Category Archives: Brain Science

What percent of Florida panthers are black?

Q: What percent of Florida panthers are black? A) 22% B) 100% C) 12% D) 0% Correct Answer: D) 0% In your mind’s eye, when you think of a panther, what color is it? Probably black. Our minds are good at things like that. Minds like to fill in the blanks, to simplify the world, to organize it into right and wrong, good and bad, friend and foe. It’s easier and has historically been safer not to concern yourself with nuances when a saber-tooth tiger is charging at you. The mind says, “that’s foe.” The problem? When the mind fills in the blanks for things that aren’t immediately life-threatening. And that’s pretty much most of our experience. We live in a complex self-induced web of duality. As Antonio Machado said, “In my solitude I have very clearly seen things that were not true.” Growth mindset says we’re not at our best when we’re right – we’re at our best when we’re learning. There’s the story we tell ourselves and the real story. Get curious about learning the real story.

Also posted in EI, Persistence | Comments closed

A New Way to Assemble Mr. Potato Head

“The arm goes on the second hole up on the left side! No, one hole lower. Turn the arm around!” And so it goes in the ‘Assemble Mr. Potato Head’ team building activity. One person is blindfolded, the other team members look at a picture and tell the blindfolded person what piece to pick up and where to put it to replicate what’s on the picture. It’s a fun activity, and great for honing team communication. The attempts and results in many team building activities are often fairly predictable for me. But part of what I love about this work is the innovation that shows up unexpectedly. I worked with Kaiser Permanente recently and they did it differently. In all the years I’ve seen groups assemble the venerable plastic spud, they always verbally tell the blindfolded person where a certain piece is and then where it goes. This time, they let the blindfolded person pick any piece at random, then told them where it went. Every piece was ‘the right one to pick up’. The person without sight is given a 100 on the test. The most vulnerable person is in charge, is ‘right’. This is a simple tweak of genius. If we want to influence someone to do what you want them to do, if we want to change the world, we start where the other person is, not where they should be. We visit them in their “home”, their most comfortable way of doing things. We tolerate discomfort in the service of change. Brain science tells us this is true for the brain as well. If we want to help an emotionally hijacked person out of it, the first step is to meet them, without fear, in the hell they have entered. Then we can show them the way out.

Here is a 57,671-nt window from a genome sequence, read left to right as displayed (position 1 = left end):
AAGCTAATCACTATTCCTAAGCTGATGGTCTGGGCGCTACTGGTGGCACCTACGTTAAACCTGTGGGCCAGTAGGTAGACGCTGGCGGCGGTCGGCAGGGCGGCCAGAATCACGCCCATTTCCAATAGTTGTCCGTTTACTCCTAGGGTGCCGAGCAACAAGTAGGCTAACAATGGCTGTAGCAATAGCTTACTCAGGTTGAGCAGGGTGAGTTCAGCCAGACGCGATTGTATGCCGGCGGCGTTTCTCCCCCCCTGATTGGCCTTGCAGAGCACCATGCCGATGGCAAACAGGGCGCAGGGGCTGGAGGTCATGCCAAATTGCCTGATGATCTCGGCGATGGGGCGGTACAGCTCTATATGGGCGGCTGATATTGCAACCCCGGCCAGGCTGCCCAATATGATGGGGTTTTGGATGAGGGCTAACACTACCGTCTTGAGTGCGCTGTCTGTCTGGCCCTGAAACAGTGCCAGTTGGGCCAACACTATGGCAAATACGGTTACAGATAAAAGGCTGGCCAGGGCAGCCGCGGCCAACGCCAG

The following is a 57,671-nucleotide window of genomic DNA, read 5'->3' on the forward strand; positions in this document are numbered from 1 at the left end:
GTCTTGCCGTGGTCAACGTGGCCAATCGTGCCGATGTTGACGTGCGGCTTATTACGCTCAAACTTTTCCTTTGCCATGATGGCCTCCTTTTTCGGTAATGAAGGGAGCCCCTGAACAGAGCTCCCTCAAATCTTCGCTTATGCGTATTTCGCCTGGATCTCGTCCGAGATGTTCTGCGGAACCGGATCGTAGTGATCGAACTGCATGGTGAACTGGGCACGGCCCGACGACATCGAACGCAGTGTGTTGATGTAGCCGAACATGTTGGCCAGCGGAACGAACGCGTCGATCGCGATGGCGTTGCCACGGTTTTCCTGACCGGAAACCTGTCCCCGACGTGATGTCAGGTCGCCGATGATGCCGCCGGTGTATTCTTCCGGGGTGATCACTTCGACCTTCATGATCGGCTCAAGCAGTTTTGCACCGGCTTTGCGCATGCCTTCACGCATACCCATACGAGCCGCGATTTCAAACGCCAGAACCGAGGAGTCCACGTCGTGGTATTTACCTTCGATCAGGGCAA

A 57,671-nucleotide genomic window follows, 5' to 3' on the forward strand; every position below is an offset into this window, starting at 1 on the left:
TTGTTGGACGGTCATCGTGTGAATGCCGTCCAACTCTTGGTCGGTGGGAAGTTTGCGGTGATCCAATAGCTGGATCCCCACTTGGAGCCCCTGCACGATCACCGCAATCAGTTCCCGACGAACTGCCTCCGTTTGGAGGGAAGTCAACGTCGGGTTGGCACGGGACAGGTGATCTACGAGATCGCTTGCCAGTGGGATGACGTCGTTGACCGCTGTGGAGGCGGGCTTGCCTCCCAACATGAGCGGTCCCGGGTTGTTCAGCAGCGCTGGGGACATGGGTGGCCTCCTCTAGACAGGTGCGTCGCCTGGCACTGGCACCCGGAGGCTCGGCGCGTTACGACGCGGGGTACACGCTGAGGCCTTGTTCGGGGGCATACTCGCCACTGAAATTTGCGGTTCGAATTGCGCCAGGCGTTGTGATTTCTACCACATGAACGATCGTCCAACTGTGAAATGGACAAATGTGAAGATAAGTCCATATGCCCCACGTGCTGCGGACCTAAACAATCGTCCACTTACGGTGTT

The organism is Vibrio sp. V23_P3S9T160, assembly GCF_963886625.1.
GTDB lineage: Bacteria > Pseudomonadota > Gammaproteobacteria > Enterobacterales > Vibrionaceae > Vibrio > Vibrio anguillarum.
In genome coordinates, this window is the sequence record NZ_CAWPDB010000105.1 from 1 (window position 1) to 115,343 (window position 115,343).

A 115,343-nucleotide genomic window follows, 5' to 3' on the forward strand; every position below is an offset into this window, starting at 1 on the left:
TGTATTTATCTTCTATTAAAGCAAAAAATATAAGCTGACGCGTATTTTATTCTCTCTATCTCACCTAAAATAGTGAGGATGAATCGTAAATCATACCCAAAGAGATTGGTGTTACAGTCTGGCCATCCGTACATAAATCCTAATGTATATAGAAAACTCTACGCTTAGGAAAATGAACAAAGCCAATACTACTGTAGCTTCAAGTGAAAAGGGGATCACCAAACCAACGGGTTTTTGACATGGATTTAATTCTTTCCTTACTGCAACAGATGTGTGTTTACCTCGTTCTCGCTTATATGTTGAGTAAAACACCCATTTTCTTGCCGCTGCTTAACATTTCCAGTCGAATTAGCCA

Also posted in Change, Play, Quest Stories, Team Building | Comments closed